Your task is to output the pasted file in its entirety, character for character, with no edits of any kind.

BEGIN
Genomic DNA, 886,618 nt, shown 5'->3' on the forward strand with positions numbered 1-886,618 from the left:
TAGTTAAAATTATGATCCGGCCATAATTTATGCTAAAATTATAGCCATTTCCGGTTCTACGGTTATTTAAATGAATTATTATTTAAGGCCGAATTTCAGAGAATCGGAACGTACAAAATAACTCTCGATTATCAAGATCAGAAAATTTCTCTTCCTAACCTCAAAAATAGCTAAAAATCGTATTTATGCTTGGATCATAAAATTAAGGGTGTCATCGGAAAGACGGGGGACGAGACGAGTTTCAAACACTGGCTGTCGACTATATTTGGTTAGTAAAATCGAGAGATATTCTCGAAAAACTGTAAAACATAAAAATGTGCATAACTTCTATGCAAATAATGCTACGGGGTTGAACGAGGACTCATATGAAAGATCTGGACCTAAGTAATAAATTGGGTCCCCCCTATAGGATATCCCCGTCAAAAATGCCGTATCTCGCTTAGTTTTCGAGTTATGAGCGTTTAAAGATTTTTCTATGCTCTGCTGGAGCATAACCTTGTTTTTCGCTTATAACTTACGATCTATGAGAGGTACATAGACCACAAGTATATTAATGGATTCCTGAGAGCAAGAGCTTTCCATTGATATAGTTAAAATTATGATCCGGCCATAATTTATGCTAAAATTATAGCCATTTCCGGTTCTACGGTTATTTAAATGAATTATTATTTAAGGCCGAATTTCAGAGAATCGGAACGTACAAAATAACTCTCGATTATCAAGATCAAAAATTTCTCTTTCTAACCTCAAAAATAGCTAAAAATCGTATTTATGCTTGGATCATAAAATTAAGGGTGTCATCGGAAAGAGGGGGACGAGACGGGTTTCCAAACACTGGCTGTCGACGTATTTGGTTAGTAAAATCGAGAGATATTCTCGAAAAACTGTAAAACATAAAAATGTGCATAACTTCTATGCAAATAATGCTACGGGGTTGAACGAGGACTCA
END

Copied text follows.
Genomic DNA, 886,618 nt, shown 5'->3' on the forward strand with positions numbered 1-886,618 from the left:
TAGTTAAAATTATGATCCGGCCATAATTTATGCTAAAATTATAGCCATTTCCGGTTCTACGGTTATTTAAATGAATTATTATTTAAGGCCGAATTTCAGAGAATCGGAACGTACAAAATAACTCTCGATTATCAAGATCAGAAAATTTCTCTTCCTAACCTCAAAAATAGCTAAAAATCGTATTTATGCTTGGATCATAAAATTAAGGGTGTCATCGGAAAGACGGGGGACGAGACGAGTTTCAAACACTGGCTGTCGACTATATTTGGTTAGTAAAATCGAGAGATATTCTCGAAAAACTGTAAAACATAAAAATGTGCATAACTTCTATGCAAATAATGCTACGGGGTTGAACGAGGACTCATATGAAAGATCTGGACCTAAGTAATAAATTGGGTCCCCCCTATAGGATATCCCCGTCAAAAATGCCGTATCTCGCTTAGTTTTCGAGTTATGAGCGTTTAAAGATTTTTCTATGCTCTGCTGGAGCATAACCTTGTTTTTCGCTTATAACTTACGATCTATGAGAGGTACATAGACCACAAGTATATTAATGGATTCCTGAGAGCAAGAGCTTTCCATTGATATAGTTAAAATTATGATCCGGCCATAATTTATGCTAAAATTATAGCCATTTCCGGTTCTACGGTTATTTAAATGAATTATTATTTAAGGCCGAATTTCAGAGAATCGGAACGTACAAAATAACTCTCGATTATCAAGATCAAAAATTTCTCTTTCTAACCTCAAAAATAGCTAAAAATCGTATTTATGCTTGGATCATAAAATTAAGGGTGTCATCGGAAAGAGGGGGACGAGACGGGTTTCCAAACACTGGCTGTCGACGTATTTGGTTAGTAAAATCGAGAGATATTCTCGAAAAACTGTAAAACATAAAAATGTGCATAACTTCTATGCAAATAATGCTACGGGGTTGAACGAGGACTCA